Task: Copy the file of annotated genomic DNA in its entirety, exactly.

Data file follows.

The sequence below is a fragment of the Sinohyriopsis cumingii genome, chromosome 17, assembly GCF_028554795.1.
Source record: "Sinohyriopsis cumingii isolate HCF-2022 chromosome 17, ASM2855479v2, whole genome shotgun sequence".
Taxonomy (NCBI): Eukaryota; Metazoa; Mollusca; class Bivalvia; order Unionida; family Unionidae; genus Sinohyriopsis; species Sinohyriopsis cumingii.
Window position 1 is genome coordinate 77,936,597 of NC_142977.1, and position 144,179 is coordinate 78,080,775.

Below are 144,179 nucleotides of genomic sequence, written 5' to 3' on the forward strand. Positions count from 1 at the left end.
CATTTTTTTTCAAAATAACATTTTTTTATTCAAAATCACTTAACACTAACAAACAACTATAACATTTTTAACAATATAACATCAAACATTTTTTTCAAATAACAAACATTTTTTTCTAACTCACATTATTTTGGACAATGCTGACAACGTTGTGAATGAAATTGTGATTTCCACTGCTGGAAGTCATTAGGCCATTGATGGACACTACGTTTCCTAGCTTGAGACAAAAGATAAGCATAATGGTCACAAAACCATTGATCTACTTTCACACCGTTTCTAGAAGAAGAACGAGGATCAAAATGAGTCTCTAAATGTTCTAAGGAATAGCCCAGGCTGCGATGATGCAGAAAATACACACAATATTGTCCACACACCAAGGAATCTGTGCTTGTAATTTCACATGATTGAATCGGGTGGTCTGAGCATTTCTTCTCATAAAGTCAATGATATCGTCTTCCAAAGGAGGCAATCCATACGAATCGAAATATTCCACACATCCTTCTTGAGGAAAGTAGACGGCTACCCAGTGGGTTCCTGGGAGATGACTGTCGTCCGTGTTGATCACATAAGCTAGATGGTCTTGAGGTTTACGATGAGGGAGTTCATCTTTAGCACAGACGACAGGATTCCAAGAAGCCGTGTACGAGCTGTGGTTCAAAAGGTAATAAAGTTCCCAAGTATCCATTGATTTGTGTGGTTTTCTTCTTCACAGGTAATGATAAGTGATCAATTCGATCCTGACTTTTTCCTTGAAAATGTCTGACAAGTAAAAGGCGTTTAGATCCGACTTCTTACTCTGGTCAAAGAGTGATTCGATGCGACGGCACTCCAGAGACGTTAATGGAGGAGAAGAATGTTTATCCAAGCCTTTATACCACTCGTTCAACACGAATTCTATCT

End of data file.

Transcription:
The sequence below is a fragment of the Sinohyriopsis cumingii genome, chromosome 17, assembly GCF_028554795.1.
Source record: "Sinohyriopsis cumingii isolate HCF-2022 chromosome 17, ASM2855479v2, whole genome shotgun sequence".
Taxonomy (NCBI): Eukaryota; Metazoa; Mollusca; class Bivalvia; order Unionida; family Unionidae; genus Sinohyriopsis; species Sinohyriopsis cumingii.
Window position 1 is genome coordinate 77,936,597 of NC_142977.1, and position 144,179 is coordinate 78,080,775.

Below are 144,179 nucleotides of genomic sequence, written 5' to 3' on the forward strand. Positions count from 1 at the left end.
CATTTTTTTTCAAAATAACATTTTTTTATTCAAAATCACTTAACACTAACAAACAACTATAACATTTTTAACAATATAACATCAAACATTTTTTTCAAATAACAAACATTTTTTTCTAACTCACATTATTTTGGACAATGCTGACAACGTTGTGAATGAAATTGTGATTTCCACTGCTGGAAGTCATTAGGCCATTGATGGACACTACGTTTCCTAGCTTGAGACAAAAGATAAGCATAATGGTCACAAAACCATTGATCTACTTTCACACCGTTTCTAGAAGAAGAACGAGGATCAAAATGAGTCTCTAAATGTTCTAAGGAATAGCCCAGGCTGCGATGATGCAGAAAATACACACAATATTGTCCACACACCAAGGAATCTGTGCTTGTAATTTCACATGATTGAATCGGGTGGTCTGAGCATTTCTTCTCATAAAGTCAATGATATCGTCTTCCAAAGGAGGCAATCCATACGAATCGAAATATTCCACACATCCTTCTTGAGGAAAGTAGACGGCTACCCAGTGGGTTCCTGGGAGATGACTGTCGTCCGTGTTGATCACATAAGCTAGATGGTCTTGAGGTTTACGATGAGGGAGTTCATCTTTAGCACAGACGACAGGATTCCAAGAAGCCGTGTACGAGCTGTGGTTCAAAAGGTAATAAAGTTCCCAAGTATCCATTGATTTGTGTGGTTTTCTTCTTCACAGGTAATGATAAGTGATCAATTCGATCCTGACTTTTTCCTTGAAAATGTCTGACAAGTAAAAGGCGTTTAGATCCGACTTCTTACTCTGGTCAAAGAGTGATTCGATGCGACGGCACTCCAGAGACGTTAATGGAGGAGAAGAATGTTTATCCAAGCCTTTATACCACTCGTTCAACACGAATTCTATCT